- Anyone who feels like he or she is parenting at odds with his or her partner. If you’re parenting one way and your child’s other parent is parenting another way and you find yourself knocking heads or arguing about what to do next, going to a parenting class together can help you get on the same page. Parenting for Attunement encourages parents to sit down and map out exactly what their goals are for their kids. Sometimes co-parents are very surprised to find out that what they value is a little lower on their partner’s list. Understanding the other person’s goals and point of view can be a huge help in discussing parenting dilemmas.
- Anyone who feels like they’re having to reinvent this whole parenting thing as they go. Some of us stride forward into each new developmental territory with absolute confidence. And then there’s the rest of us who are periodically baffled by this or that child’s brand new stage. Parenting for Attunement gives parents an overview of the typical stages of development and looks at the different temperamental types, which helps parents get a handle on where their child is now, why she’s there and what she’s likely to do next.
- Anyone who is baffled by any particular child at any particular time. Because we discuss the unique needs of different kids, parents who come to these classes walk away with a better handle on each child in the family and how their interactions are influenced by individual styles and temperaments. We also talk about our own place in the family and how who we are influences our children’s reactions and our own expectations. In other words, sometimes we really are speaking a different language than our children are and that’s nobody’s fault.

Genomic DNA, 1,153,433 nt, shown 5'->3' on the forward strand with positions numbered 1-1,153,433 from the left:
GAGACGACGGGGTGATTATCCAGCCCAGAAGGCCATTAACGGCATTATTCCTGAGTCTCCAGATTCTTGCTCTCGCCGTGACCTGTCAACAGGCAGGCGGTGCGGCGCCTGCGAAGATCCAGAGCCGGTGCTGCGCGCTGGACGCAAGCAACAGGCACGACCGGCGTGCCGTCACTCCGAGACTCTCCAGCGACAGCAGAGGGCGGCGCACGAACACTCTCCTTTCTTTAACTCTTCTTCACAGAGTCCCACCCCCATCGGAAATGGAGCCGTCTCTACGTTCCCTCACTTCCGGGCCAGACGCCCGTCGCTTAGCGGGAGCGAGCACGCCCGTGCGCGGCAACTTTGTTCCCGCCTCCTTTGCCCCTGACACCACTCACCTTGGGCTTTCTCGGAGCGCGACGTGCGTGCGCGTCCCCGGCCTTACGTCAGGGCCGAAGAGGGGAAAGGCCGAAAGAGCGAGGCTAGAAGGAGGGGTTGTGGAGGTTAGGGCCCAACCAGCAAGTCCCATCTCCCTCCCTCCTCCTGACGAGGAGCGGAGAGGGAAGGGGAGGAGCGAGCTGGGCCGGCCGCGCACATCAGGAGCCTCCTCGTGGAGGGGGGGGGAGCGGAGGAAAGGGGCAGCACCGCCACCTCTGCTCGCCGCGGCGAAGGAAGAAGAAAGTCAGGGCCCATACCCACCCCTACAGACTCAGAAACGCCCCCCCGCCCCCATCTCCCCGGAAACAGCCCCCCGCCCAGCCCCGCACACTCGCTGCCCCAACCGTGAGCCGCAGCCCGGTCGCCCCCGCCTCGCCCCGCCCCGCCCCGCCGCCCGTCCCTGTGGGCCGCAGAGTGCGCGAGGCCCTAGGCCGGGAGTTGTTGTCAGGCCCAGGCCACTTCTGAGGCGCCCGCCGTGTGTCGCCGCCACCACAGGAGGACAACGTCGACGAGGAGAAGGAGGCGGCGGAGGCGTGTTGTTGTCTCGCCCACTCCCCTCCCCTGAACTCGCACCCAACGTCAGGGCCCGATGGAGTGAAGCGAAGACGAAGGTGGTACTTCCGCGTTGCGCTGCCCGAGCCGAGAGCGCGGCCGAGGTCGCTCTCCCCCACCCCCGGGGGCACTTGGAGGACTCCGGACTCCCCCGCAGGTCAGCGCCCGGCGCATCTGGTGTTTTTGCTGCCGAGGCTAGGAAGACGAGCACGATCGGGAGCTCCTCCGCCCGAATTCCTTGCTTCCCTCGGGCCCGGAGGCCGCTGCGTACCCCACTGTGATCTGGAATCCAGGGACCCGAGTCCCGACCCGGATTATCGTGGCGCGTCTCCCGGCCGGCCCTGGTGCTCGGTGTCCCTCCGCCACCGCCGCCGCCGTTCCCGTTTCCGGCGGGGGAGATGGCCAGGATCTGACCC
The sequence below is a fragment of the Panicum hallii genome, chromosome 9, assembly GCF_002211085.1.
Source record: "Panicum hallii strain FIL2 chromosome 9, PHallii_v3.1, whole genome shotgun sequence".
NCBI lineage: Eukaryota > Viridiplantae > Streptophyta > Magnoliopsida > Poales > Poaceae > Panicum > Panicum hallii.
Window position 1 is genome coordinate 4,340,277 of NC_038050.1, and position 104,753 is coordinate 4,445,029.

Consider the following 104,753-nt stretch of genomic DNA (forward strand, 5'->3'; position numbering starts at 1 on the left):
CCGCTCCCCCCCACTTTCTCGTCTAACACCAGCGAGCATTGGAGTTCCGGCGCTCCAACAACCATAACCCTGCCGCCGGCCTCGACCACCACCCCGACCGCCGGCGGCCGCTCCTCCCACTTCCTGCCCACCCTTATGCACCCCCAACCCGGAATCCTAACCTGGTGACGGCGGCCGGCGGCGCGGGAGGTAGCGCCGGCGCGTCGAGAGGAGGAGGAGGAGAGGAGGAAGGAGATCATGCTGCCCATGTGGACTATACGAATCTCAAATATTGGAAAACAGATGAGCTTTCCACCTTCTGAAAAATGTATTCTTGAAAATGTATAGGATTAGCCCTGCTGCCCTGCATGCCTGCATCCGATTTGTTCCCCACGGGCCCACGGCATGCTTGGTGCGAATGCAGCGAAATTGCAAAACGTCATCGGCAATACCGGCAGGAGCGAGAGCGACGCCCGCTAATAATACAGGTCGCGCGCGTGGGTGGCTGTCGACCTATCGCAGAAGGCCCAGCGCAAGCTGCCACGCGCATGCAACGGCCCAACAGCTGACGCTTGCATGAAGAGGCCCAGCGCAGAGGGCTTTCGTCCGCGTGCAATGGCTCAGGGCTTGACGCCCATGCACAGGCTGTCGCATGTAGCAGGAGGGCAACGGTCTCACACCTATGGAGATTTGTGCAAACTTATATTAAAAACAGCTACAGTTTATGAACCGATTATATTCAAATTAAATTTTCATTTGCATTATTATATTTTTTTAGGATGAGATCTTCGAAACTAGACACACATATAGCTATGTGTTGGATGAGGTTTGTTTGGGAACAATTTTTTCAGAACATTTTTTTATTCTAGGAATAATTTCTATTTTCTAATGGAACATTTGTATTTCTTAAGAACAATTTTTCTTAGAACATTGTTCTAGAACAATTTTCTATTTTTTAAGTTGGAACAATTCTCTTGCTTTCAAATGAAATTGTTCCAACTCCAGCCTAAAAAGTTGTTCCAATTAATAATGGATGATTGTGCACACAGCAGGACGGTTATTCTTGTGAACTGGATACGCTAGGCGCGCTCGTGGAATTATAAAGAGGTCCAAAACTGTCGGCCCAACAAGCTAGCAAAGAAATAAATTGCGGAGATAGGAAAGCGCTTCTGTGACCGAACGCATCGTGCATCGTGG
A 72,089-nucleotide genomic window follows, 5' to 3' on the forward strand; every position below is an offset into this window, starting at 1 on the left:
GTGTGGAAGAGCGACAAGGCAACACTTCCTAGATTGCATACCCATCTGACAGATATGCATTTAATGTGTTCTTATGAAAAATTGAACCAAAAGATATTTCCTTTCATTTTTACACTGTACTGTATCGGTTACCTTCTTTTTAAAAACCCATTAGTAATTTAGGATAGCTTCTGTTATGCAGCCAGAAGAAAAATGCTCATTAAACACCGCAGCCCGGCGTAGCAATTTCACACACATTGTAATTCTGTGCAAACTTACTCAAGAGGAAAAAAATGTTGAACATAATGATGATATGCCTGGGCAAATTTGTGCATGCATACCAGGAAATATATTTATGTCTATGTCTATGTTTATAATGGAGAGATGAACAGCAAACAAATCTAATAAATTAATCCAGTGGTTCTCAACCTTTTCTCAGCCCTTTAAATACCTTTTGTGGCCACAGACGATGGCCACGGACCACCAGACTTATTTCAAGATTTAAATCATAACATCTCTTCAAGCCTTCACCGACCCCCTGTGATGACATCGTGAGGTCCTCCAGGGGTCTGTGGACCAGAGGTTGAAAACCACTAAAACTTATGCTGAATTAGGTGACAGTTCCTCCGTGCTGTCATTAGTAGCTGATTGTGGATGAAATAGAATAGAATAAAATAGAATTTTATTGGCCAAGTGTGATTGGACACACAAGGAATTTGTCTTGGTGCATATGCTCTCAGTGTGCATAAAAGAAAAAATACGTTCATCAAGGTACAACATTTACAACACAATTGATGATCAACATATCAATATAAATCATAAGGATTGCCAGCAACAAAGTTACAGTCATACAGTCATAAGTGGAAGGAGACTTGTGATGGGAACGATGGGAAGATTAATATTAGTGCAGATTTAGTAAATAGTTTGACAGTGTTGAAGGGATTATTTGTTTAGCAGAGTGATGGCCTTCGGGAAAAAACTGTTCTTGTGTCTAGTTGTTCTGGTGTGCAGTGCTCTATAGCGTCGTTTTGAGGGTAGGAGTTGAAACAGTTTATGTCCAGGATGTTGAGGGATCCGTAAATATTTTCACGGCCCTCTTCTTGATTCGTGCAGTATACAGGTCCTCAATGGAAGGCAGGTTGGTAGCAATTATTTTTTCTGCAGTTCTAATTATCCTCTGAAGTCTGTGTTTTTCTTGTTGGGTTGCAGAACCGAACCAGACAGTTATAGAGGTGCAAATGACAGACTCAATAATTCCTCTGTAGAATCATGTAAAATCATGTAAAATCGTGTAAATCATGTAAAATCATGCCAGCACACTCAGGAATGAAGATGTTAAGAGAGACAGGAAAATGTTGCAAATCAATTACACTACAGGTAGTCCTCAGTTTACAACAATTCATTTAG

- Anyone who is anxious about their child’s future. In the course of the workshop, we examine and challenge the fears that can limit our options in ways that aren’t helpful. We work to understand when we’re being appropriately responsible and when we’re unnecessarily constrained by our worries.
- Anyone who worries that they’re not a good enough parent. There are many, many ways to be a good parent. Parenting for Attunement is not a class that tells parents to put tab A in slot B to build a perfect child; this is a class that understands that every single family is unique and every single parent is unique and every single child is unique. People leave the class with greater confidence in their own abilities as a parent and the resources to learn more.
- Anyone who has ever been frustrated, annoyed or angry at their kid (i.e., all of us).
I hope to see you at the next class!
My favorite illustrator for Ramona is Louis Darling, who drew this
Parenting is infinitely easier if you remember what it was like to be little yourself. If you can remember the frustrations, the fears and the satisfactions of childhood then you will know what it is that your child is experiencing now.